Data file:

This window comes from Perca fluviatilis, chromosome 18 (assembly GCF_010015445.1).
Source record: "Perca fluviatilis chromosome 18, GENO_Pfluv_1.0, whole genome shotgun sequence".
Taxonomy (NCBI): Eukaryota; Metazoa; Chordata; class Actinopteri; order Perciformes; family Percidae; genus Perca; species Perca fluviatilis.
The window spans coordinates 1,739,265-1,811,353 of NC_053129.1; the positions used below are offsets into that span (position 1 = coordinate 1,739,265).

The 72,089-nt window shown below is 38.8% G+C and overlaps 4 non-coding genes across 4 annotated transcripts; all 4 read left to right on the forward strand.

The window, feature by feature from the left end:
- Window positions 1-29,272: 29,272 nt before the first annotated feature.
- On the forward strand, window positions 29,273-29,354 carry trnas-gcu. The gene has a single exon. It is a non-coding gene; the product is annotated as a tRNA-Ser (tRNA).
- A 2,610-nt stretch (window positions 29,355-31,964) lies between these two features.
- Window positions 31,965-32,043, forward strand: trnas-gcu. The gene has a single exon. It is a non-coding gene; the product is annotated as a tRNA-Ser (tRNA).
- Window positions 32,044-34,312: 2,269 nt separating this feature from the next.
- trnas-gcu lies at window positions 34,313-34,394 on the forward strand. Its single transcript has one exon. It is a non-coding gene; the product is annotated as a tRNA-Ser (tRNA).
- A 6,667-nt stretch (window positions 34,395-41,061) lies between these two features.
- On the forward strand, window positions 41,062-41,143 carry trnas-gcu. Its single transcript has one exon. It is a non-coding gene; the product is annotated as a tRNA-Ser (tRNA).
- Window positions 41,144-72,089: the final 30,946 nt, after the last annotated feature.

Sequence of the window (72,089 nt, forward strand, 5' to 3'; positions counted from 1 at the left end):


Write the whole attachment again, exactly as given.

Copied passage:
This window comes from Perca fluviatilis, chromosome 18 (assembly GCF_010015445.1).
Source record: "Perca fluviatilis chromosome 18, GENO_Pfluv_1.0, whole genome shotgun sequence".
Taxonomy (NCBI): Eukaryota; Metazoa; Chordata; class Actinopteri; order Perciformes; family Percidae; genus Perca; species Perca fluviatilis.
The window spans coordinates 1,739,265-1,811,353 of NC_053129.1; the positions used below are offsets into that span (position 1 = coordinate 1,739,265).

The 72,089-nt window shown below is 38.8% G+C and overlaps 4 non-coding genes across 4 annotated transcripts; all 4 read left to right on the forward strand.

The window, feature by feature from the left end:
- Window positions 1-29,272: 29,272 nt before the first annotated feature.
- On the forward strand, window positions 29,273-29,354 carry trnas-gcu. The gene has a single exon. It is a non-coding gene; the product is annotated as a tRNA-Ser (tRNA).
- A 2,610-nt stretch (window positions 29,355-31,964) lies between these two features.
- Window positions 31,965-32,043, forward strand: trnas-gcu. The gene has a single exon. It is a non-coding gene; the product is annotated as a tRNA-Ser (tRNA).
- Window positions 32,044-34,312: 2,269 nt separating this feature from the next.
- trnas-gcu lies at window positions 34,313-34,394 on the forward strand. Its single transcript has one exon. It is a non-coding gene; the product is annotated as a tRNA-Ser (tRNA).
- A 6,667-nt stretch (window positions 34,395-41,061) lies between these two features.
- On the forward strand, window positions 41,062-41,143 carry trnas-gcu. Its single transcript has one exon. It is a non-coding gene; the product is annotated as a tRNA-Ser (tRNA).
- Window positions 41,144-72,089: the final 30,946 nt, after the last annotated feature.

Sequence of the window (72,089 nt, forward strand, 5' to 3'; positions counted from 1 at the left end):